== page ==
You know how professional bodybuilders get that herculean look? Well, you might be surprised to find out it’s not just about working out and eating right. There are other factors at play like what goes into their kitchens!
Professional bodybuilders take careful planning so they can achieve those sculpted physiques—but now anyone who wants a healthier lifestyle has access to this book. We’ll help guide you every step of the way from selecting healthy food options based on personal preferences or dietary needs (like veganism) all while providing necessary vitamins/minerals.
The Bodybuilder’s Kitchen features five weekly meal plans, 100 mouth-watering recipes and expert insight from champion bodybuilder Erin Stern on how to fuel your workouts for bulking up your physique.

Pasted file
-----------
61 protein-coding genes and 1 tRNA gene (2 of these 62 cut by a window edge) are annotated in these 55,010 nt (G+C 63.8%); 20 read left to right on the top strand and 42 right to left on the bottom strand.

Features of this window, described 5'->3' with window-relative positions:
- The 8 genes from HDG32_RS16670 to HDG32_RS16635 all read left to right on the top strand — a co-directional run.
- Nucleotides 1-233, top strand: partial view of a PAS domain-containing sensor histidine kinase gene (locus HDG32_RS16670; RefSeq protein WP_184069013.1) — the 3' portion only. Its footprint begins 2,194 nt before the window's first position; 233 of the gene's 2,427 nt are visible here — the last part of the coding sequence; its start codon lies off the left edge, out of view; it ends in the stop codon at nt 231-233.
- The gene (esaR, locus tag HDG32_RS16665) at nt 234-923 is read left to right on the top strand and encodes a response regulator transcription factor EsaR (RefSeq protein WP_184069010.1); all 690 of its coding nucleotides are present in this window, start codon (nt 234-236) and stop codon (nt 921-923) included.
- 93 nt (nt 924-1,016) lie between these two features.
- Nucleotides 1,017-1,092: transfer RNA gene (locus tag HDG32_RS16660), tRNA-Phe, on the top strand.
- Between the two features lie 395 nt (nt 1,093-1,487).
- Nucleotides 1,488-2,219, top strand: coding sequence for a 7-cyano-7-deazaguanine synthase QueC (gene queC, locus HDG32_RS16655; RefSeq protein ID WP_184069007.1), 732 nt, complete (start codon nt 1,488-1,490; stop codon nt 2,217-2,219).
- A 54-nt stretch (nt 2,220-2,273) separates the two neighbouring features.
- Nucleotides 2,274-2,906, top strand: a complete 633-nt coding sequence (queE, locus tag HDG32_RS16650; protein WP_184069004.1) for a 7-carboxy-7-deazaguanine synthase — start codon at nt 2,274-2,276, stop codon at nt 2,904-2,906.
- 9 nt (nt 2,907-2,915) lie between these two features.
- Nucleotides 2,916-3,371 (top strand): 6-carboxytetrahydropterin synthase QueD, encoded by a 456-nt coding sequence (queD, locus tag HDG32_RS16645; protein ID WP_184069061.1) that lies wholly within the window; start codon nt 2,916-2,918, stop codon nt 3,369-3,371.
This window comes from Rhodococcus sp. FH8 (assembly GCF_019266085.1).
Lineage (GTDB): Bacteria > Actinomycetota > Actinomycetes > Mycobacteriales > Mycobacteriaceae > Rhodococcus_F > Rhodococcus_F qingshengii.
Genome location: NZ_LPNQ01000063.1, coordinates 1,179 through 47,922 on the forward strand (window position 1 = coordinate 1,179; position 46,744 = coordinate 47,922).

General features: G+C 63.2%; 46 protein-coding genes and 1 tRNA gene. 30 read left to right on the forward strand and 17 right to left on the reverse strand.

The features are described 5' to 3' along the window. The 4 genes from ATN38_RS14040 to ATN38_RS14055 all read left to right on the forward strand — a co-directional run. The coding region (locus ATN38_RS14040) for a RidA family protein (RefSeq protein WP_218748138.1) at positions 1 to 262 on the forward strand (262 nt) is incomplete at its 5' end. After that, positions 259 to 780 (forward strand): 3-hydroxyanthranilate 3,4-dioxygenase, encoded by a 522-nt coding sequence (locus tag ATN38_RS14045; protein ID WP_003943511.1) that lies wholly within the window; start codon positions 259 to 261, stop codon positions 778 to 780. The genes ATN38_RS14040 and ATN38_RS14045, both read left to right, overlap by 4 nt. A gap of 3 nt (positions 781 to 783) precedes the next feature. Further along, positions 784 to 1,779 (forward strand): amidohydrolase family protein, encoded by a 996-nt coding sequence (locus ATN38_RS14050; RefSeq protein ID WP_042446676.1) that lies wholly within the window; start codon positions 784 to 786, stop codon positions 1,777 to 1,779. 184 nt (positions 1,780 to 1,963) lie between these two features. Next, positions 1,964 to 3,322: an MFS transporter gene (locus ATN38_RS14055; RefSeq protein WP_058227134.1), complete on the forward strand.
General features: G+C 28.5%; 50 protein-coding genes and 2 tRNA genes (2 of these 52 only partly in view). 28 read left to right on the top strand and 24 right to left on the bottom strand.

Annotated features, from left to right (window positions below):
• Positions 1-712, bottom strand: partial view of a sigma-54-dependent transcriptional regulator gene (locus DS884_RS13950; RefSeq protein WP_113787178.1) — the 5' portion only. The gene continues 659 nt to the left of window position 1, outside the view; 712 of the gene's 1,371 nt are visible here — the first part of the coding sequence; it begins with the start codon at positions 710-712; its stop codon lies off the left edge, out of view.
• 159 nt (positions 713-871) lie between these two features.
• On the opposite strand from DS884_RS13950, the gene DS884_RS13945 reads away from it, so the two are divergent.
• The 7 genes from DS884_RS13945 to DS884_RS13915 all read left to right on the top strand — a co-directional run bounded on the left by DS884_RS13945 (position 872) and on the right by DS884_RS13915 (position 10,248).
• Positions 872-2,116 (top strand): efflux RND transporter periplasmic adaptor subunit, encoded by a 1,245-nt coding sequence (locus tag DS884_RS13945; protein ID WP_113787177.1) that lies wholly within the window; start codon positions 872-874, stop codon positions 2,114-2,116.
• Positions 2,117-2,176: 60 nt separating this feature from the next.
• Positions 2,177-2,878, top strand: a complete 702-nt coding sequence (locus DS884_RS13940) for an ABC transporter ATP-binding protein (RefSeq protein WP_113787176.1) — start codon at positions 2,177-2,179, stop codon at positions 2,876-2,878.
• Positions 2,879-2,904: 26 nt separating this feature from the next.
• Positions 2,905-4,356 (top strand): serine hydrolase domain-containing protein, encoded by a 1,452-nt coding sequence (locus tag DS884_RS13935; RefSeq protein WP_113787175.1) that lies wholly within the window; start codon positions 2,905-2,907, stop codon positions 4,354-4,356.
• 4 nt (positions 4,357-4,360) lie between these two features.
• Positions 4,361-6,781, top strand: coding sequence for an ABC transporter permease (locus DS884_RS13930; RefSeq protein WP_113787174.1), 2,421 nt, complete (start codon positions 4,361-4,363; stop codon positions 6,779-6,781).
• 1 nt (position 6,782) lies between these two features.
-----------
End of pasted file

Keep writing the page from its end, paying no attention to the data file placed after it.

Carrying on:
Michael Matthews (2012)
Cardio Sucks turns the idea of cardio as an answer to losing weight on its head. If your goal is to get or stay lean you don’t need to spend hours every week dripping sweat on a treadmill, elliptical machine, Peloton Bike, or destroying your knees running.
Not only is cardio work boring and time-consuming, it doesn’t come close to the same return on investment as lifting weights or resistance training.
The book features five simple eating habits that keep you lean, healthy, and happy, “without having to obsess over every calorie you eat.” The book covers high-intensity interval cardio, which is the best type of cardio for burning fat as quickly as possible.
Mathews also writes about “fasted cardio” to lose fat and includes seven powerful cardio workouts that the author claims will help you burn fat and not muscle in less than 30 minutes per day.
Matthew Vincent (2014)
Strength LAB: Explosive Power and Maximum Strength for Athletes is a follow up from author Matt Vincent’s Training LAB.